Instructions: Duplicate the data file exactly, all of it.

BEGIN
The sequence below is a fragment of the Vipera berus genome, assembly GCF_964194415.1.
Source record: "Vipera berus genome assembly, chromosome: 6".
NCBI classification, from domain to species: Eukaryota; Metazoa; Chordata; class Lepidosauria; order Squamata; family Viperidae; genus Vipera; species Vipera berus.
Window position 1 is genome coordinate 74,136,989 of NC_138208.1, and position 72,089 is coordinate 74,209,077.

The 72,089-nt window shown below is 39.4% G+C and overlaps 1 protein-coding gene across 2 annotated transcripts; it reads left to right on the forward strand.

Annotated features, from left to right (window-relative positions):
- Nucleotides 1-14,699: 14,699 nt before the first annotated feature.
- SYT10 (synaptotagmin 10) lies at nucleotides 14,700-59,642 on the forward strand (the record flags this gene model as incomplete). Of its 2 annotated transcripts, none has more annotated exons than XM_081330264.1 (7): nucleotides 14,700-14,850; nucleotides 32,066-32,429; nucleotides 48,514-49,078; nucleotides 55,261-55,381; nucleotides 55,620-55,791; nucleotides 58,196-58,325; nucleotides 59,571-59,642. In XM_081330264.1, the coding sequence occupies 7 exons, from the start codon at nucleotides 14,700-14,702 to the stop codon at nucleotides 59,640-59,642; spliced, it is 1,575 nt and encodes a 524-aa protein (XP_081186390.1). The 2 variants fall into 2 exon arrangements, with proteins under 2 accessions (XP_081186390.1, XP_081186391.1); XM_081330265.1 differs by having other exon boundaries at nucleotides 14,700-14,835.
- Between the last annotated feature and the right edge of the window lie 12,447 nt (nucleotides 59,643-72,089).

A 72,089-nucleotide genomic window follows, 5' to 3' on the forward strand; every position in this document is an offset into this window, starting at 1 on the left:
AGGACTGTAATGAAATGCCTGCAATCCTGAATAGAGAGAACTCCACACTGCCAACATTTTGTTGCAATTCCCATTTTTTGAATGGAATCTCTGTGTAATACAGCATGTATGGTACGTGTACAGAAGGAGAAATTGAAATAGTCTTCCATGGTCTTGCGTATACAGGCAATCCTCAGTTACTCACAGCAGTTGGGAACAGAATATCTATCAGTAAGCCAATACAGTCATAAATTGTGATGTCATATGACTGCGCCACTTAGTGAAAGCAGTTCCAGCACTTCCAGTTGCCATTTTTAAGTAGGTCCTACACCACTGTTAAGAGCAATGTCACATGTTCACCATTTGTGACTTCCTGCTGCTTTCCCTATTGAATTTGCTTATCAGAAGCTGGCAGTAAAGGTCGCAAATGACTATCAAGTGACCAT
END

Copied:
The sequence below is a fragment of the Vipera berus genome, assembly GCF_964194415.1.
Source record: "Vipera berus genome assembly, chromosome: 6".
NCBI classification, from domain to species: Eukaryota; Metazoa; Chordata; class Lepidosauria; order Squamata; family Viperidae; genus Vipera; species Vipera berus.
Window position 1 is genome coordinate 74,136,989 of NC_138208.1, and position 72,089 is coordinate 74,209,077.

The 72,089-nt window shown below is 39.4% G+C and overlaps 1 protein-coding gene across 2 annotated transcripts; it reads left to right on the forward strand.

Annotated features, from left to right (window-relative positions):
- Nucleotides 1-14,699: 14,699 nt before the first annotated feature.
- SYT10 (synaptotagmin 10) lies at nucleotides 14,700-59,642 on the forward strand (the record flags this gene model as incomplete). Of its 2 annotated transcripts, none has more annotated exons than XM_081330264.1 (7): nucleotides 14,700-14,850; nucleotides 32,066-32,429; nucleotides 48,514-49,078; nucleotides 55,261-55,381; nucleotides 55,620-55,791; nucleotides 58,196-58,325; nucleotides 59,571-59,642. In XM_081330264.1, the coding sequence occupies 7 exons, from the start codon at nucleotides 14,700-14,702 to the stop codon at nucleotides 59,640-59,642; spliced, it is 1,575 nt and encodes a 524-aa protein (XP_081186390.1). The 2 variants fall into 2 exon arrangements, with proteins under 2 accessions (XP_081186390.1, XP_081186391.1); XM_081330265.1 differs by having other exon boundaries at nucleotides 14,700-14,835.
- Between the last annotated feature and the right edge of the window lie 12,447 nt (nucleotides 59,643-72,089).

A 72,089-nucleotide genomic window follows, 5' to 3' on the forward strand; every position in this document is an offset into this window, starting at 1 on the left:
AGGACTGTAATGAAATGCCTGCAATCCTGAATAGAGAGAACTCCACACTGCCAACATTTTGTTGCAATTCCCATTTTTTGAATGGAATCTCTGTGTAATACAGCATGTATGGTACGTGTACAGAAGGAGAAATTGAAATAGTCTTCCATGGTCTTGCGTATACAGGCAATCCTCAGTTACTCACAGCAGTTGGGAACAGAATATCTATCAGTAAGCCAATACAGTCATAAATTGTGATGTCATATGACTGCGCCACTTAGTGAAAGCAGTTCCAGCACTTCCAGTTGCCATTTTTAAGTAGGTCCTACACCACTGTTAAGAGCAATGTCACATGTTCACCATTTGTGACTTCCTGCTGCTTTCCCTATTGAATTTGCTTATCAGAAGCTGGCAGTAAAGGTCGCAAATGACTATCAAGTGACCAT